Rio Marié is a unique story.
The Rio Marié Project is something very special. What has emerged from this Untamed Angling venture is about fishing but also sustaining a culture and an ecosystem.
First: The Fishing
The Rio Marié is arguably the best peacock bass fishing in the Amazon.
How can this claim be made?
Scientific research has found that there are more double digit peacock bass at Rio Marié than any other river in Brazil or the Amazon. And as anglers are scientists in their own right, we are happy to concur! We encounter 10+ pound fish frequently, and we even have anglers join the Marié 20 Pounder Club. We have also more than 500 miles of exclusive access to the only catch-and-release “fly fishing” river in a part of the world where rivers in Rio Negro Basin are often shared by several fishing operations.
Second: The Relationship
We have a unique relationship with 15 indigenous communities.
The Marié Project is the first project in the Brazilian Amazon that involves a partnership between a private company and the indigenous communities with the support of the Brazilian Government.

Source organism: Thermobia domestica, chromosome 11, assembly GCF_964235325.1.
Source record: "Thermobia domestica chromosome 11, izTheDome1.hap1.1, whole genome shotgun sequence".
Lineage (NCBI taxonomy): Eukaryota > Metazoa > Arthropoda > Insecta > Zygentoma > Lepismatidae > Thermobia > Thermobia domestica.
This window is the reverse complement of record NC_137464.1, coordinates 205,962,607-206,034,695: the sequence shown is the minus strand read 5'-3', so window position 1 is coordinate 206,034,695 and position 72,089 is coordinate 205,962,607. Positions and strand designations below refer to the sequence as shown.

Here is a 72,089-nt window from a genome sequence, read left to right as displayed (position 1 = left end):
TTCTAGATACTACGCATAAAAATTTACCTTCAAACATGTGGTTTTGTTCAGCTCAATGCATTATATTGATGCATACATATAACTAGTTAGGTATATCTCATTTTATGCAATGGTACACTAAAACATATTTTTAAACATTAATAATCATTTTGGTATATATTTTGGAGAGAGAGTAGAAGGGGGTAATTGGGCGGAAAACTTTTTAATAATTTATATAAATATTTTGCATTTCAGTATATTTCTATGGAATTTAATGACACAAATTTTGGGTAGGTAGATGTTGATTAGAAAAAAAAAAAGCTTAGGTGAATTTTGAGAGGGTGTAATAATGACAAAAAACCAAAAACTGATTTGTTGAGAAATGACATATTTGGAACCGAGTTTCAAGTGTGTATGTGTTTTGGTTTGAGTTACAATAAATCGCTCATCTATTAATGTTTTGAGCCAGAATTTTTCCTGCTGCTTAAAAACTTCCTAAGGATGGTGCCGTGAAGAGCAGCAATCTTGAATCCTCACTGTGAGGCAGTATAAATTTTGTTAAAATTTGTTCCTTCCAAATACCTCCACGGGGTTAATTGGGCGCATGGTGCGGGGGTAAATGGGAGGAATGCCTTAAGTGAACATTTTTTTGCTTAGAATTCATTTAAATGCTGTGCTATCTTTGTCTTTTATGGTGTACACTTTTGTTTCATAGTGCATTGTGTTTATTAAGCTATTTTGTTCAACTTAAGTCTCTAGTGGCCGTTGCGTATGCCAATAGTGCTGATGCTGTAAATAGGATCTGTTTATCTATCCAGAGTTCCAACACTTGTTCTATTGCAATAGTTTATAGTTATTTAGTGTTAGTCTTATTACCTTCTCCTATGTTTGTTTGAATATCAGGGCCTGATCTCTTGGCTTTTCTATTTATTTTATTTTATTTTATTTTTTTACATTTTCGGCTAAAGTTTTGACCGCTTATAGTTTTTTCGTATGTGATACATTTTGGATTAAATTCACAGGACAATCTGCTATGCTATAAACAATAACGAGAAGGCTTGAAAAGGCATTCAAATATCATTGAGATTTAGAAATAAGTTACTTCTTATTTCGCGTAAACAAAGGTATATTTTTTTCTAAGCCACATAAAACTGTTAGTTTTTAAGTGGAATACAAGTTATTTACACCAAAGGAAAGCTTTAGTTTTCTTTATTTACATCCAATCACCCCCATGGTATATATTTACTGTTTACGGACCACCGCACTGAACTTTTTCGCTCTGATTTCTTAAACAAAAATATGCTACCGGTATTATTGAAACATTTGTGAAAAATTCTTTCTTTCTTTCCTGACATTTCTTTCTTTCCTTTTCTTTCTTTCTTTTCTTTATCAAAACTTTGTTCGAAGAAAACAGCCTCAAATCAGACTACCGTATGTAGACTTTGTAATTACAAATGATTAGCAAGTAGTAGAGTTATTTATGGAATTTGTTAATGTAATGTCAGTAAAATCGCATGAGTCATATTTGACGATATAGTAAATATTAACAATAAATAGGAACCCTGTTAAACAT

The indigenous communities of upper Rio Negro built the Rio Marié Project, where they chose the best company to work on sport fishing tourism in their river. Because of this, we have access to protected areas and to some of the best experts available. Each boat has two guides: an experienced bilingual fly fishing guide and a native guide who brings ancient knowledge of these waters. We are proud to partner with the people who call the region home.
By providing a new sustainable project to the Local Indigenous Association and for the members of the indigenous communities, we help them keep their culture alive. Because of our relationship, the native people will be less likely to leave their communities for income or to allow invasive or destructive businesses into the region. The income from fishing tourism allows the communities to maintain their style and standard of living while also improving their quality of life. Because the ecosystem is critical to their culture and for tourism incomes, the indigenous communities protect the environment so it can endure.
Fees for access to fish the Rio Marié have generated more than $200,000 for the native communities to be used schools, for clean sources of energy, transportation, and potable water.
Every year, anglers who fish the Rio Marié are building a future for these communities while protecting a treasured ecosystem.